Even still, they’re not the only species culled — and most aren’t invasive. Among native species slaughtered, there were over 26,000 Canada geese killed, just under 25,000 beavers, almost 64,000 coyotes, 10,775 black-tailed prairie dogs, over 75,000 northern pikeminnows 10,162 common ravens, 9,583 double-crested cormorants and a partridge in a pear tree. I might have made one of those up.
Just because I made it up doesn’t mean it didn’t happen, however — and that’s because there’s plenty of animals slaughtered accidentally by Wildlife Services.
“Plenty of animals are killed unintentionally, too, with 2,746 unfortunate creatures, including bears, foxes and dogs, exterminated by accident last year. This is partly down to the methods used by Wildlife Services, which deploys leg hold traps, snares and poisons to target animals. The agency uses a variety of other approaches, too, such as rounding up and gassing geese or shooting coyotes from helicopters or aircraft,” the Guardian reported.
“It’s stomach-turning to see this barbaric federal program wiping out hundreds of thousands of native animals,” Collette Adkins, carnivore conservation director at the Center for Biological Diversity, told the Guardian.
“Killing carnivores like wolves and coyotes to supposedly benefit the livestock industry just leads to more conflicts and more killing. This is a truly vicious cycle, and we’ll continue to demand change from Wildlife Services.”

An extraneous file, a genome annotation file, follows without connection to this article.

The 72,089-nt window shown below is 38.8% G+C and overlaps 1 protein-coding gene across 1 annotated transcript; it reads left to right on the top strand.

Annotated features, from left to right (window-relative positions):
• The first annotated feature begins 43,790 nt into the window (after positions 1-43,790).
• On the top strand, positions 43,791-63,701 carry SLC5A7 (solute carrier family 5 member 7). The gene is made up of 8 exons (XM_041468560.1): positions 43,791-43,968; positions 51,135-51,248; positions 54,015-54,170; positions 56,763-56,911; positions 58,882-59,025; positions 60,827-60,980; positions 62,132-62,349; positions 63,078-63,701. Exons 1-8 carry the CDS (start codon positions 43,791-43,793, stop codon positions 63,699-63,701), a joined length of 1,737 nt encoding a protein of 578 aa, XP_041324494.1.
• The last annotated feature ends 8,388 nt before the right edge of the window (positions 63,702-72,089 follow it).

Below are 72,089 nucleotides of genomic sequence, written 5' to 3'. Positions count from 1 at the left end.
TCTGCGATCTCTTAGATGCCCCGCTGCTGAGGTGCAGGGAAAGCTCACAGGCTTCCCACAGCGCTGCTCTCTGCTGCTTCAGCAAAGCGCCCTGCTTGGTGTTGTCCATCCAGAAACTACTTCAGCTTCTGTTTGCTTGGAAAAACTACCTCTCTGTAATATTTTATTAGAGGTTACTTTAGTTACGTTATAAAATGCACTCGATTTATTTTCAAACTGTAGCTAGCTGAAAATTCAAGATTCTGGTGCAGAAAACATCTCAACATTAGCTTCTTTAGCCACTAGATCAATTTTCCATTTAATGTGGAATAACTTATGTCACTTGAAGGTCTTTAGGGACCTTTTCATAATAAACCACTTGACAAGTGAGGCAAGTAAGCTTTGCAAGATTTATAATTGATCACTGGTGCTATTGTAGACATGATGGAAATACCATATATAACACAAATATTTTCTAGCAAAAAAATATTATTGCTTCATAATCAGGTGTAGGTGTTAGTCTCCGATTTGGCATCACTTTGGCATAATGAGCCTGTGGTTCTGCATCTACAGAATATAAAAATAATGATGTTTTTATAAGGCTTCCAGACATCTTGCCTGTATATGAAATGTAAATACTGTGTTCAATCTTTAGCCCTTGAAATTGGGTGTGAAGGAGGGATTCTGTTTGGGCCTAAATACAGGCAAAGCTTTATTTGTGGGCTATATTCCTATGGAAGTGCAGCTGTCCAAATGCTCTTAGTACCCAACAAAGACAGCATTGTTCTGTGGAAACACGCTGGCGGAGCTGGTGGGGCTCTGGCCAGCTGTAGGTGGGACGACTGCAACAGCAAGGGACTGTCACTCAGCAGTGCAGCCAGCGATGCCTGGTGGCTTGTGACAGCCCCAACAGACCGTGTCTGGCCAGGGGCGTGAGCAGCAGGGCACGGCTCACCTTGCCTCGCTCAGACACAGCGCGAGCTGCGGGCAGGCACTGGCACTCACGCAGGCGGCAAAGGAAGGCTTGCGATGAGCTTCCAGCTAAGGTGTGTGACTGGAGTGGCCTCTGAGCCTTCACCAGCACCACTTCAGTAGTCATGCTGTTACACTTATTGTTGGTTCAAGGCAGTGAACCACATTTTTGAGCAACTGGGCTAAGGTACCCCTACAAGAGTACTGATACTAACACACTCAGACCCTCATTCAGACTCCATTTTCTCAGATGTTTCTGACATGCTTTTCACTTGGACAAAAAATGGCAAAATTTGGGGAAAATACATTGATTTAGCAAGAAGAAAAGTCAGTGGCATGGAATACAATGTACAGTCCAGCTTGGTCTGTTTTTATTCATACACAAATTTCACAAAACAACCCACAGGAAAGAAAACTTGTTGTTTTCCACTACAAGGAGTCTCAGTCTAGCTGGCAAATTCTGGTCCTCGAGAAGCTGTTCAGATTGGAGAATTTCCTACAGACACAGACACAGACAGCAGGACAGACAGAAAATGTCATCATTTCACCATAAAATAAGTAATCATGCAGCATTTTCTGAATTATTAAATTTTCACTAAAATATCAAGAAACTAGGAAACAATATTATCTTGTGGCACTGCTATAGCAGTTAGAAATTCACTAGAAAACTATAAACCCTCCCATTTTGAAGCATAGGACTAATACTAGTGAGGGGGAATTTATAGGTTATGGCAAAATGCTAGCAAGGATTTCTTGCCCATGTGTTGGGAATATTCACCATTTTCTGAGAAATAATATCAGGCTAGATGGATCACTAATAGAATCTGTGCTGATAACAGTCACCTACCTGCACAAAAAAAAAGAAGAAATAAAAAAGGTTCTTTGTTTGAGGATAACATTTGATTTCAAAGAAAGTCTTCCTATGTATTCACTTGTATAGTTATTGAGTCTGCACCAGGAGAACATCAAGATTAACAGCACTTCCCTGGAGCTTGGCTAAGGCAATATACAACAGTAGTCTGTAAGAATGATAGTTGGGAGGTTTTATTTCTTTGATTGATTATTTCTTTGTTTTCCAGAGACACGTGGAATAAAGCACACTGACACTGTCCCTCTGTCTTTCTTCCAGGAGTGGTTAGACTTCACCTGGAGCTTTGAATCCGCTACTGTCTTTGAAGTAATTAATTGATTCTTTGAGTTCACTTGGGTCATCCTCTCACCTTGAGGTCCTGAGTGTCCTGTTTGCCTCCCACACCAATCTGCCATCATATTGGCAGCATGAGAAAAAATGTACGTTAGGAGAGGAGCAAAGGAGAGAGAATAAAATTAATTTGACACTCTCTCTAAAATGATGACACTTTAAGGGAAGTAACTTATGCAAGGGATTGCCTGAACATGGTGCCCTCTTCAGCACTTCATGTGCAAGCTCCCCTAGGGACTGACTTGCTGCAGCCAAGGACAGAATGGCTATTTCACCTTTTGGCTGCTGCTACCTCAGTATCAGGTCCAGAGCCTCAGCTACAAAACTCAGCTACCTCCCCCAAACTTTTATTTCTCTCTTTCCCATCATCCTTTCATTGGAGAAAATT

The question is whether or not this is the approach Wildlife Services should be using. I’m not a radical environmentalist by any stretch of the imagination (I’m still trying to find where I put my “Pave the Rainforest” t-shirt, for instance), but some of Wildlife Service’s methods are dubious.
For instance, Wildlife Services uses what’s known as an M-44 cyanide bomb to do away with certain animals. It’s not any better than it sounds: The Guardian noted they’re “essentially canisters placed in landscapes that eject a cloud of sodium cyanide when tugged at by animals. It will typically kill foxes, coyotes and other targeted species within five minutes.”
“The use of M-44 canisters can go awry, however, such as when pet dogs inadvertently trigger them. In 2017, a 14-year-old boy, Canyon Mansfield, was covered by the toxic powder when he encountered one of the devices while walking his dog Kasey behind his home in Pocatello, Idaho. The incident injured Mansfield and killed his dog, prompting calls by environmentalists, so far rebuffed by the federal government, to ban the use of M-44s.”
Yes, this is a tricky subject, and some of this is very necessary. This isn’t to question that. Rather, it’s going to question the proportionality. And there are other ways to do it, after all. All I’m saying is give hunters a chance.
Truth and Accuracy
We are committed to truth and accuracy in all of our journalism. Read our editorial standards.